And of course, the most important piece of their planning, and where I suspect they failed, was in the management and distribution of their wealth and businesses to their son.

Businesses

The Waynes appear to have had at least some succession planning in place for their businesses, as we know that the companies weathered the immediate period after their death and that they were thriving many years later when Bruce was flying about the town on his bat wings.  This meant that the companies must have had either a corporate structure or a well written set of bylaws or partnership agreement for an LLC or partnership structure. In a corporation, the company itself has the ability to replace leadership, adjust to circumstances and operate independently of whether their officers or any of their shareholders died unexpectedly. The passing of shares is generally controlled by specifically created and adopted company policies, or controlled by state law.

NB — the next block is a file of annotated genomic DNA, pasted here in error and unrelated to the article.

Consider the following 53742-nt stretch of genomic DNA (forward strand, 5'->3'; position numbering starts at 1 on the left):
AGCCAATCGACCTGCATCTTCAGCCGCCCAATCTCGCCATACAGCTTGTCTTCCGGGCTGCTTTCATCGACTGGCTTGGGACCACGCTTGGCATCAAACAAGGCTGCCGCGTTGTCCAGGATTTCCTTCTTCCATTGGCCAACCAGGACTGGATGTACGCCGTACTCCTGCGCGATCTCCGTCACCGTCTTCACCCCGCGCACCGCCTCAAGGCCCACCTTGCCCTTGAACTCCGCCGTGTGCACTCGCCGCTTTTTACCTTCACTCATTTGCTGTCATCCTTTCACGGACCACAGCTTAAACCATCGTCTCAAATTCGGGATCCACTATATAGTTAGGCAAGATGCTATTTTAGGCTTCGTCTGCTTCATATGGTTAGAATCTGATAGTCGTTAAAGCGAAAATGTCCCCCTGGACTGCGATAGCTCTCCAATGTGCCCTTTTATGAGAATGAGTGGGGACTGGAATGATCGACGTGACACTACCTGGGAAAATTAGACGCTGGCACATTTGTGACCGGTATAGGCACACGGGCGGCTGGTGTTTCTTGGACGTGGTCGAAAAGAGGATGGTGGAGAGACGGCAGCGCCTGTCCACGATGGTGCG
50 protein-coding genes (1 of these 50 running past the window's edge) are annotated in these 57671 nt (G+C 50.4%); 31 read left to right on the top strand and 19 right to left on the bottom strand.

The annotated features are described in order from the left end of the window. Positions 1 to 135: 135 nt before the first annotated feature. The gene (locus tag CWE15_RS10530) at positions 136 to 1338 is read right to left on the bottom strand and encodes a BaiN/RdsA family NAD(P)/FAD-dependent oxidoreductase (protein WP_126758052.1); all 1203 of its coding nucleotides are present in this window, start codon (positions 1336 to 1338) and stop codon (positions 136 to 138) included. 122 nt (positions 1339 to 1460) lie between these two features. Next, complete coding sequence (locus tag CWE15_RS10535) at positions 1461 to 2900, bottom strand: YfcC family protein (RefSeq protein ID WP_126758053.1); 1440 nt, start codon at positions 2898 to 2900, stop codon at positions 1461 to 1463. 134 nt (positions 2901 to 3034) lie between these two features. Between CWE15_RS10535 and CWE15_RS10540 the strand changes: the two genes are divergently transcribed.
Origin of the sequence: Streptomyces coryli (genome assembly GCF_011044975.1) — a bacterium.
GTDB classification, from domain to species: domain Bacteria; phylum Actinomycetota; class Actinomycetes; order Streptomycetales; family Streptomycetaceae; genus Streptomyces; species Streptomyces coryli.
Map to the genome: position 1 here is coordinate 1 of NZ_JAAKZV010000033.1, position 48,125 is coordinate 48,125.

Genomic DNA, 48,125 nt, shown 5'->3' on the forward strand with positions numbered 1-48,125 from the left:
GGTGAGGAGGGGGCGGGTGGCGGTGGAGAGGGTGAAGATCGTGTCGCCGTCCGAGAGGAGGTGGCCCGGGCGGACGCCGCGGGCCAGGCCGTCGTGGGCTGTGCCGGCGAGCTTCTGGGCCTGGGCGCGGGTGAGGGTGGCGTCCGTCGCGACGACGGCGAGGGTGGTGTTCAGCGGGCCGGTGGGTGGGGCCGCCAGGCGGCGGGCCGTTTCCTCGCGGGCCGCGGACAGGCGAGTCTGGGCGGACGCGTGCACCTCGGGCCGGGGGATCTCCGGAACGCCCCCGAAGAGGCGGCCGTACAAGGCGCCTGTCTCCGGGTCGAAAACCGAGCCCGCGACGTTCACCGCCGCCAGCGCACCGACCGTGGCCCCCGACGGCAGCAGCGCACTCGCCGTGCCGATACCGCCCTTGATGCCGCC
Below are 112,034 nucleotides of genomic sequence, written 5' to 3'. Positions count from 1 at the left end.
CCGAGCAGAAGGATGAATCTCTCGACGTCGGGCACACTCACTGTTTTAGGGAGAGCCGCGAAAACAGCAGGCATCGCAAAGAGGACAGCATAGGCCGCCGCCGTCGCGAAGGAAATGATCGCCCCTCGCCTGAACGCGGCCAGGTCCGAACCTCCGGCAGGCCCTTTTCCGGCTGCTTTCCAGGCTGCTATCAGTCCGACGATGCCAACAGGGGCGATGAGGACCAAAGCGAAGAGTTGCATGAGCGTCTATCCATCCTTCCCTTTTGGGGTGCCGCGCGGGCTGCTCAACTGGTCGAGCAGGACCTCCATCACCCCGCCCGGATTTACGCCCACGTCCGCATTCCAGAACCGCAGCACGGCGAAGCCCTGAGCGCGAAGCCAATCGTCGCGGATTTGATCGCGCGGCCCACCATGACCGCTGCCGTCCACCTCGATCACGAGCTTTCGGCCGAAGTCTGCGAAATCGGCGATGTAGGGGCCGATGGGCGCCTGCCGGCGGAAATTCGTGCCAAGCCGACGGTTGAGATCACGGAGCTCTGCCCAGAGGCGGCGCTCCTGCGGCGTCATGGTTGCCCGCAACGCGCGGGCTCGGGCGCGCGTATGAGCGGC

In the case of an LLC or partnership, where there are typically fewer people involved in the running of the company, a plan setting out who owns shares versus who has the ability to run the company is important to prevent infighting or take over by inexperienced leaders. The Waynes do appear to have prevented the demise of their companies through advance planning of some sort. While Bruce, as their only heir (if they did not have a will), would have inherited their interests in the companies, as an 8 year old he would have been unable to run them, requiring the parents to prepare for the possibility of their early death by having other adults ready to step into company leadership roles. Written plans, along with properly adopted bylaws and policies within the company, would have allowed for this.

Bruce